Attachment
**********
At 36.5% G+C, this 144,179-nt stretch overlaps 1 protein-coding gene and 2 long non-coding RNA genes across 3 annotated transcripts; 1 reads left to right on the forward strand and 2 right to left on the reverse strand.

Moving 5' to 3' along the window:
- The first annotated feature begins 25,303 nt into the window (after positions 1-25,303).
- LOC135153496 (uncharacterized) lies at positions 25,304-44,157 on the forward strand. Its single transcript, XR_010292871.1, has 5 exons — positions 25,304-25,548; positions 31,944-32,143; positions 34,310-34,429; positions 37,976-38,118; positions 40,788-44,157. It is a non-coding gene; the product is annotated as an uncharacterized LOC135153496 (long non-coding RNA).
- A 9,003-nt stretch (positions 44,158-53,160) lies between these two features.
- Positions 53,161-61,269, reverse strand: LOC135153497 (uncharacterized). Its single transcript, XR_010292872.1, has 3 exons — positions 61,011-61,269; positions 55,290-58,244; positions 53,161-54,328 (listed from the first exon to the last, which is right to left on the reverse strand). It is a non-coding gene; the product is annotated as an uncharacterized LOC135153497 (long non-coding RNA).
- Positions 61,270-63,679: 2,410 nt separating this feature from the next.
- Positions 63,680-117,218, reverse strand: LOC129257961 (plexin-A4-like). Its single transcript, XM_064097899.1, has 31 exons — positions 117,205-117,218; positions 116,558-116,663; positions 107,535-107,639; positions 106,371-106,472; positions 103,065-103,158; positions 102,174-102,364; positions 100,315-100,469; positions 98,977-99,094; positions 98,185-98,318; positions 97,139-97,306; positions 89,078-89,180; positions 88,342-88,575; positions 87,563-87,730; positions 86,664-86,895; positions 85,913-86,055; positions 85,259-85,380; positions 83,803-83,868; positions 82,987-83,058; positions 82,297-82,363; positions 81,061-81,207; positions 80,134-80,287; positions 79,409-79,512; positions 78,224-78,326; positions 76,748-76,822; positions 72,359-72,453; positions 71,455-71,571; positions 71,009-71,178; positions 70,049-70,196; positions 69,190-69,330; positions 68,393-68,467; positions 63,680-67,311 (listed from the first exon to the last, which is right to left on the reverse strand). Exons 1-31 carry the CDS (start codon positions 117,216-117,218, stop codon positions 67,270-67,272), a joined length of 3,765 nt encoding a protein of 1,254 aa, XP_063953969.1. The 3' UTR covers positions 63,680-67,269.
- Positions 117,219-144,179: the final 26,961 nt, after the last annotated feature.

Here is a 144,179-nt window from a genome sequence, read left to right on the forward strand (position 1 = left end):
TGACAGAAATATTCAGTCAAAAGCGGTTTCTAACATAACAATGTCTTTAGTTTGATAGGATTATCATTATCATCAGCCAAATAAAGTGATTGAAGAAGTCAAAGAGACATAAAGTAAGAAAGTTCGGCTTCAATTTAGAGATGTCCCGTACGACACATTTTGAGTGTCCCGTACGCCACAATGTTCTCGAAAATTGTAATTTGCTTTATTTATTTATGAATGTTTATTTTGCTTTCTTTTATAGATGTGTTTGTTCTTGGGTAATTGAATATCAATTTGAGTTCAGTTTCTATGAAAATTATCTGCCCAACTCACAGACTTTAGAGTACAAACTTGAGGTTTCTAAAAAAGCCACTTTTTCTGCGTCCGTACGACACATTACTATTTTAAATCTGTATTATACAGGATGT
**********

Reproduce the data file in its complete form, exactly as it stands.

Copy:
At 36.5% G+C, this 144,179-nt stretch overlaps 1 protein-coding gene and 2 long non-coding RNA genes across 3 annotated transcripts; 1 reads left to right on the forward strand and 2 right to left on the reverse strand.

Moving 5' to 3' along the window:
- The first annotated feature begins 25,303 nt into the window (after positions 1-25,303).
- LOC135153496 (uncharacterized) lies at positions 25,304-44,157 on the forward strand. Its single transcript, XR_010292871.1, has 5 exons — positions 25,304-25,548; positions 31,944-32,143; positions 34,310-34,429; positions 37,976-38,118; positions 40,788-44,157. It is a non-coding gene; the product is annotated as an uncharacterized LOC135153496 (long non-coding RNA).
- A 9,003-nt stretch (positions 44,158-53,160) lies between these two features.
- Positions 53,161-61,269, reverse strand: LOC135153497 (uncharacterized). Its single transcript, XR_010292872.1, has 3 exons — positions 61,011-61,269; positions 55,290-58,244; positions 53,161-54,328 (listed from the first exon to the last, which is right to left on the reverse strand). It is a non-coding gene; the product is annotated as an uncharacterized LOC135153497 (long non-coding RNA).
- Positions 61,270-63,679: 2,410 nt separating this feature from the next.
- Positions 63,680-117,218, reverse strand: LOC129257961 (plexin-A4-like). Its single transcript, XM_064097899.1, has 31 exons — positions 117,205-117,218; positions 116,558-116,663; positions 107,535-107,639; positions 106,371-106,472; positions 103,065-103,158; positions 102,174-102,364; positions 100,315-100,469; positions 98,977-99,094; positions 98,185-98,318; positions 97,139-97,306; positions 89,078-89,180; positions 88,342-88,575; positions 87,563-87,730; positions 86,664-86,895; positions 85,913-86,055; positions 85,259-85,380; positions 83,803-83,868; positions 82,987-83,058; positions 82,297-82,363; positions 81,061-81,207; positions 80,134-80,287; positions 79,409-79,512; positions 78,224-78,326; positions 76,748-76,822; positions 72,359-72,453; positions 71,455-71,571; positions 71,009-71,178; positions 70,049-70,196; positions 69,190-69,330; positions 68,393-68,467; positions 63,680-67,311 (listed from the first exon to the last, which is right to left on the reverse strand). Exons 1-31 carry the CDS (start codon positions 117,216-117,218, stop codon positions 67,270-67,272), a joined length of 3,765 nt encoding a protein of 1,254 aa, XP_063953969.1. The 3' UTR covers positions 63,680-67,269.
- Positions 117,219-144,179: the final 26,961 nt, after the last annotated feature.

Here is a 144,179-nt window from a genome sequence, read left to right on the forward strand (position 1 = left end):
TGACAGAAATATTCAGTCAAAAGCGGTTTCTAACATAACAATGTCTTTAGTTTGATAGGATTATCATTATCATCAGCCAAATAAAGTGATTGAAGAAGTCAAAGAGACATAAAGTAAGAAAGTTCGGCTTCAATTTAGAGATGTCCCGTACGACACATTTTGAGTGTCCCGTACGCCACAATGTTCTCGAAAATTGTAATTTGCTTTATTTATTTATGAATGTTTATTTTGCTTTCTTTTATAGATGTGTTTGTTCTTGGGTAATTGAATATCAATTTGAGTTCAGTTTCTATGAAAATTATCTGCCCAACTCACAGACTTTAGAGTACAAACTTGAGGTTTCTAAAAAAGCCACTTTTTCTGCGTCCGTACGACACATTACTATTTTAAATCTGTATTATACAGGATGT